Background: There is a growing body of literature identifying a relationship between experiences of child abuse and symptoms of psychosis in adults. However, the impact of this relationship on risk of violence has not been systematically explored.
Aims: This meta-analysis aimed to consider the influence of childhood abuse on the risk of violence amongst individuals with psychosis.
Method: Five bibliographic databases and two grey literature resources were systematically searched to identify quantitative research which measured risk of violence and experiences of childhood maltreatment in individuals with psychosis. Risk of bias for each study was assessed under pre-defined criteria. Logged odds ratios were synthesised quantitatively in a meta-analysis.
Results: A total of 6298 studies were identified, 11 of which were included in the final analysis (N = 2215), all studies were of a cross-sectional or case-control design. Individuals with psychotic illnesses who reported historical child maltreatment were at approximately twice the risk of perpetrating violence than patients who reported no early abuse (OR = 2.46 (95% CI = 1.91 – 3.16). There was no statistical heterogeneity between main effects (τ = 0.00; Χ² = 8.87, df = 10, p = 0.54, I² = 0%).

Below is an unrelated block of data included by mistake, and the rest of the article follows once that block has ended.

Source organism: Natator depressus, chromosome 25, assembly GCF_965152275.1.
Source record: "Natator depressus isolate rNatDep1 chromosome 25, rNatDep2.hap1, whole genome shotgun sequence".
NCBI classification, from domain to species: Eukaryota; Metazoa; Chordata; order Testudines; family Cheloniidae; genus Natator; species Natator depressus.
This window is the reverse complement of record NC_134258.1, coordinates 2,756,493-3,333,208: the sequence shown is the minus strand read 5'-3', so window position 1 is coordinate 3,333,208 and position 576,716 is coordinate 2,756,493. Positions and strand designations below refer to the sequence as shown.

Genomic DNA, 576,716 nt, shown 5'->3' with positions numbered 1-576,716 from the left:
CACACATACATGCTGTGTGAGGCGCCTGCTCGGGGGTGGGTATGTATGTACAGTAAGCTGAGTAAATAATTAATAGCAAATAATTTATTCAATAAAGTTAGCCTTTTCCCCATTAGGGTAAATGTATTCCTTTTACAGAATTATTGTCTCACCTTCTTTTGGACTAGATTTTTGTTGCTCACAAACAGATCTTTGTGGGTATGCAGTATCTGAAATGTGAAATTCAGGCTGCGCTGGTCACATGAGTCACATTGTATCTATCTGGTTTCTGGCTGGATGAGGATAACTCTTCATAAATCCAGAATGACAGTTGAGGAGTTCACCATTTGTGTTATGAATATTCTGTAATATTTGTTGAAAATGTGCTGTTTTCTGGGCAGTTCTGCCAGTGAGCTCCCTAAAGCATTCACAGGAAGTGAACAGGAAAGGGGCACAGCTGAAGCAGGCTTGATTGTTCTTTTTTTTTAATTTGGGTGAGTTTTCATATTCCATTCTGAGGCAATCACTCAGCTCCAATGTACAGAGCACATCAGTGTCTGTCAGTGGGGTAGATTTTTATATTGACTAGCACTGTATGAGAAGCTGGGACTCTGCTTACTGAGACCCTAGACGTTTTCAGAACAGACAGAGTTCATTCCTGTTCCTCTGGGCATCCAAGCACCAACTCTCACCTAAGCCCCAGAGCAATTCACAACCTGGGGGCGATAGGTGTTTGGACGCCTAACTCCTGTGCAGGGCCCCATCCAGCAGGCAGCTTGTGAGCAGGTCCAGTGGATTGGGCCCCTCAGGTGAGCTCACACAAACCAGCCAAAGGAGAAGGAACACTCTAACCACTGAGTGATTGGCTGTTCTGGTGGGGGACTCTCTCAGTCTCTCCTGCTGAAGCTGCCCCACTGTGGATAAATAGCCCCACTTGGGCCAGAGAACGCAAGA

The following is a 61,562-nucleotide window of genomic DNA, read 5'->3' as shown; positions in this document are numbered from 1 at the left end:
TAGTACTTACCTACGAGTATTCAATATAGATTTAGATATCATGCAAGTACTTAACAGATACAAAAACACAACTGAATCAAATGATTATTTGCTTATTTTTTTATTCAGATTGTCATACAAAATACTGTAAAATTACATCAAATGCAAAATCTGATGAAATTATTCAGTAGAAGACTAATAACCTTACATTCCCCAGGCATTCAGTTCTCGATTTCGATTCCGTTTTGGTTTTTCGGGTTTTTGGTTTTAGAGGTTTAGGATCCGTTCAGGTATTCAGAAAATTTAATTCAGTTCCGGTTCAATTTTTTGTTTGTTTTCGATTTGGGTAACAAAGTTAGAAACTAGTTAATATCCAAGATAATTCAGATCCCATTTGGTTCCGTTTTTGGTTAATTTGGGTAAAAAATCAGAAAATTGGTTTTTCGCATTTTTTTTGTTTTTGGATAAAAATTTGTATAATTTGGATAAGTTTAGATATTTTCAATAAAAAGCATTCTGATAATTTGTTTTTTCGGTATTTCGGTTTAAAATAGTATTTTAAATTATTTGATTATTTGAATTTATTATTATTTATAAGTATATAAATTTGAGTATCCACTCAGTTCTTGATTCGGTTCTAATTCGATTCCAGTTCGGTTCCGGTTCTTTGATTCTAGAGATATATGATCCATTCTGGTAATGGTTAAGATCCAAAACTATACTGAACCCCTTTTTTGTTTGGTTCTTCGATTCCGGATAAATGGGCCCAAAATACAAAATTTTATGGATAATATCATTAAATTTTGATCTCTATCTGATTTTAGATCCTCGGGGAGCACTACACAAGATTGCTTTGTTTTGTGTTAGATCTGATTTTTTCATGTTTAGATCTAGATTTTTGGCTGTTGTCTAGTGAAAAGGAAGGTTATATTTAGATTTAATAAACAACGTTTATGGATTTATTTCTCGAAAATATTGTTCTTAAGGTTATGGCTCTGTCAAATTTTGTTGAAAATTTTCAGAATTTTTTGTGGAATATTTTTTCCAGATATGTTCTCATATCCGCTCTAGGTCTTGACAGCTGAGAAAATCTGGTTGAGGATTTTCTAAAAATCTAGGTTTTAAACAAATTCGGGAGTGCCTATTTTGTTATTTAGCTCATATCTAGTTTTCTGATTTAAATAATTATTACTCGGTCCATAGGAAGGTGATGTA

Discussion: Risk assessments and interventions may benefit from considering the unique contribution of trauma to violence in this population. Future research considering the interaction between childhood experiences and other risk factors for violence in this population, including specific symptoms of psychosis, would inform the current findings. Findings are limited by the lack of longitudinal research in this area, and there was some evidence of publication bias.